Gustav Shakefoot has explored the extremes of Christian orthodoxy. Born in Luxembourg, he was raised Roman Catholic and eventually entered a monastery. Later, after emigrating to Canada, he left his religious order – the book isn’t completely clear about whether or not he was asked to leave – then left Catholicism altogether.
Traversing the broad landscape of North American spirituality in search of a church where “people entered disabled and left healed,” he finally landed at a non-denominational evangelical church. With its four- and five-hours-long services three times a week, it, too, demanded a sort of asceticism, though it proffered a far different flavor of Holy Spirit than the monastery. But eventually, he left this church, too, in disappointment.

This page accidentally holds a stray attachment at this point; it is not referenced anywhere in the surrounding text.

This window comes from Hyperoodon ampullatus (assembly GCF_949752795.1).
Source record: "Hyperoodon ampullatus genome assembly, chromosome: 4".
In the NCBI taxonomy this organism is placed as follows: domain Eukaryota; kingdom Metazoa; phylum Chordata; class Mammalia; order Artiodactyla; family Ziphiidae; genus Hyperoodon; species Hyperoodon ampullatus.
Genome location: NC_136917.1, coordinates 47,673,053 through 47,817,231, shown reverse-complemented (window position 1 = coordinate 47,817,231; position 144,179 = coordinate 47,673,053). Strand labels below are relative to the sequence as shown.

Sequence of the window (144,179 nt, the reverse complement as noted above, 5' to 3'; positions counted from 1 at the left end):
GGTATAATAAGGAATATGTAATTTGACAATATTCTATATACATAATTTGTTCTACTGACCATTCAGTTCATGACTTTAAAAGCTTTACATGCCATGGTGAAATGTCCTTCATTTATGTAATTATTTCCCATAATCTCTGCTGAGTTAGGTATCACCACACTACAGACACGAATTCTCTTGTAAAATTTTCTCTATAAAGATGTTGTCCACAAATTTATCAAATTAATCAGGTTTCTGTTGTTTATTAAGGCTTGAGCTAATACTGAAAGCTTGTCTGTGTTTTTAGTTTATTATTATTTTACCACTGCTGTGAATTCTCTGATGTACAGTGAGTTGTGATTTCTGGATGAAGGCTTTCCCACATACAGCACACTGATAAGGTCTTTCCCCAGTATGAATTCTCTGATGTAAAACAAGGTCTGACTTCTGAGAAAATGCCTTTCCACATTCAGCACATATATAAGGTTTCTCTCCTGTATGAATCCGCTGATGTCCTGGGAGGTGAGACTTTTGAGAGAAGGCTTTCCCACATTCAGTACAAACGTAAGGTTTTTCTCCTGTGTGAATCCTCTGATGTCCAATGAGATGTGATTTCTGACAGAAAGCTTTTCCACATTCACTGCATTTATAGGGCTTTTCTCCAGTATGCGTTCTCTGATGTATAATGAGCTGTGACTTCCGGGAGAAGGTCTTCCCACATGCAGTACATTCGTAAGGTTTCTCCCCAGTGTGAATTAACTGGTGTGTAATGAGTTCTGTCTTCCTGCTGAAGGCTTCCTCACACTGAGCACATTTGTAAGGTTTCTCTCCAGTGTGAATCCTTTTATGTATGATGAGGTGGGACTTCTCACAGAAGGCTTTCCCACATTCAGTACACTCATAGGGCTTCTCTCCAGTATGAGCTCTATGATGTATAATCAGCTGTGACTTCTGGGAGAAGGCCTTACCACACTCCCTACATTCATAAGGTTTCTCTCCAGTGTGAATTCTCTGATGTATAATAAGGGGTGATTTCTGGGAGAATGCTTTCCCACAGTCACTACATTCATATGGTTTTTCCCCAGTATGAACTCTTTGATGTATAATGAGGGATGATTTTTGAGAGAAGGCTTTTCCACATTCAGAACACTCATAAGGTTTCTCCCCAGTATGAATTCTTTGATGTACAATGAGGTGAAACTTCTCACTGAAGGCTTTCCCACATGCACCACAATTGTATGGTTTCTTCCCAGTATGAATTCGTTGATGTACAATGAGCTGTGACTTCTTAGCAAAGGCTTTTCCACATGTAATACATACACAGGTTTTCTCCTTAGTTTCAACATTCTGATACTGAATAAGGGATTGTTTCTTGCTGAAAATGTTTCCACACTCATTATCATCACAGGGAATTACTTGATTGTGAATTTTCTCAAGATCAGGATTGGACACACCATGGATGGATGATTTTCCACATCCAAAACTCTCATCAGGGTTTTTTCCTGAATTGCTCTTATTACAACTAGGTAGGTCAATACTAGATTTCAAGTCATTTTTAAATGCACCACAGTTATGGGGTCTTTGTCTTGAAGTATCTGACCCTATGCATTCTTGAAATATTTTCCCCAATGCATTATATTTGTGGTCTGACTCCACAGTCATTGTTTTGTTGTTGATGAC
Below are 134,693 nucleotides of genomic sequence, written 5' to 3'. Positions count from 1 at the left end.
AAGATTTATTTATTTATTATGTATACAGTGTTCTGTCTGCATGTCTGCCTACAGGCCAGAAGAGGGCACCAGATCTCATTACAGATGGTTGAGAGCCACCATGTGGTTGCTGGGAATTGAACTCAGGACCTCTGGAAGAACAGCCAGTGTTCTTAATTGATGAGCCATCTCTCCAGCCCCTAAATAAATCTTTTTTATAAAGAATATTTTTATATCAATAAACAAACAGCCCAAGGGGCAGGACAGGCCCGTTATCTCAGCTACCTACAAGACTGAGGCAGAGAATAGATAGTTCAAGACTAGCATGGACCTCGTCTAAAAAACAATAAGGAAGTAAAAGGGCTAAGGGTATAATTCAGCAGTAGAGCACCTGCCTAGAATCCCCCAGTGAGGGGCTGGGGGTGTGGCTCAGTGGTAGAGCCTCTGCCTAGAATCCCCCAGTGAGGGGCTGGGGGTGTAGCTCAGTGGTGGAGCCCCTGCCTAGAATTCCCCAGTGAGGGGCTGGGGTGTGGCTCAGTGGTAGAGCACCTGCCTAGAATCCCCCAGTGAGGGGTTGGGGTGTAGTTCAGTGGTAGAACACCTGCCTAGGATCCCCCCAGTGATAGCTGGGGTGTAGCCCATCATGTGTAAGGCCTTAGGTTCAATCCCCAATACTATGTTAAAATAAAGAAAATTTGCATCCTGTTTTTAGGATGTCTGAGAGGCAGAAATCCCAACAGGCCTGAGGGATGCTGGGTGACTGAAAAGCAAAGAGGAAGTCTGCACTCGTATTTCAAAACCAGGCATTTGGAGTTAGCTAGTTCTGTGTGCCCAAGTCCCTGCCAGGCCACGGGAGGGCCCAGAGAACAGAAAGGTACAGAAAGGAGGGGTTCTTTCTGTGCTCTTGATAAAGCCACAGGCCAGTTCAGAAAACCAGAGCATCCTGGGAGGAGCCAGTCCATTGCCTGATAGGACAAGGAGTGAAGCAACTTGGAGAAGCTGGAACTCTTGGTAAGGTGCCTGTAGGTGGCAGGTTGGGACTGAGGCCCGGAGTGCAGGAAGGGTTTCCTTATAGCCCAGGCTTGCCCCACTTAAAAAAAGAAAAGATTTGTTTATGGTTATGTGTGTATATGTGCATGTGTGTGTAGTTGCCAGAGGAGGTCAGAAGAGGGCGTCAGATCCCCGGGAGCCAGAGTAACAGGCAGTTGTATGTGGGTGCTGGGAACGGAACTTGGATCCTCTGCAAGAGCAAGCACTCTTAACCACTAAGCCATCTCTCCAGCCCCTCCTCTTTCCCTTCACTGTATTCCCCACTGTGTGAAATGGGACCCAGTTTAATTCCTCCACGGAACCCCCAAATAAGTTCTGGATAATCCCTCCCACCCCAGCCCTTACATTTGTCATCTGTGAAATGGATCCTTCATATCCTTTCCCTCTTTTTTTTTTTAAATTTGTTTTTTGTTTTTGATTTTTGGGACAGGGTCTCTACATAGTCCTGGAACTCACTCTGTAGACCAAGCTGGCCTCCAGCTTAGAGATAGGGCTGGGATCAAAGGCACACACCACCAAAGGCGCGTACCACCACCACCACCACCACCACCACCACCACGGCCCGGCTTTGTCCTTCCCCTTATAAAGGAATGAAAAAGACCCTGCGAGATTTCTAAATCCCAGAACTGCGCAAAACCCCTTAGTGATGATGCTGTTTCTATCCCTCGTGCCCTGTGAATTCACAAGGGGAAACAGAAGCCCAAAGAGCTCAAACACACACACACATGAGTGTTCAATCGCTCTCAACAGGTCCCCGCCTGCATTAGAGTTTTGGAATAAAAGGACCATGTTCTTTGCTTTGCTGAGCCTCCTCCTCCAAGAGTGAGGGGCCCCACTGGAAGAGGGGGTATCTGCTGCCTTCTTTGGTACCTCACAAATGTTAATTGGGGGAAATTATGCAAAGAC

Here, Shakefoot weaves together stories from his youth and his life as a soldier, monk, and evangelical. Interspersed are his insights on such theological minefields as the necessity of baptism, homosexuality, the nature of the sacraments and the identity of the church.
To be sure, his theology is hard-shell Catholic. Readers with qualms about such dogma will find many of Shakefoot’s pronouncements simplistic at best, offensive at worst. (For example, “It is abnormal to be homosexual and those rights should never be granted to them, neither by any state nor by any church.”) Others more comfortable with a black-and-white approach to faith may find his convictions more tolerable.
The stories he tells vary in quality and, frankly, suitability for a book on spirituality. There’s an unfortunate tendency for his anecdotes to involve bathroom humor. By far the best part of the book involves his recollections of life at the monastery. Think Tom Sawyer in a monk’s habit.
Shakefoot says he writes “with the goal of helping people to live more fulfilling lives.” That may be his well-meaning aim, but this book simply doesn’t bring enough to the table to appeal to many outside of the author’s friends and family.
Also available in hardcover and ebook.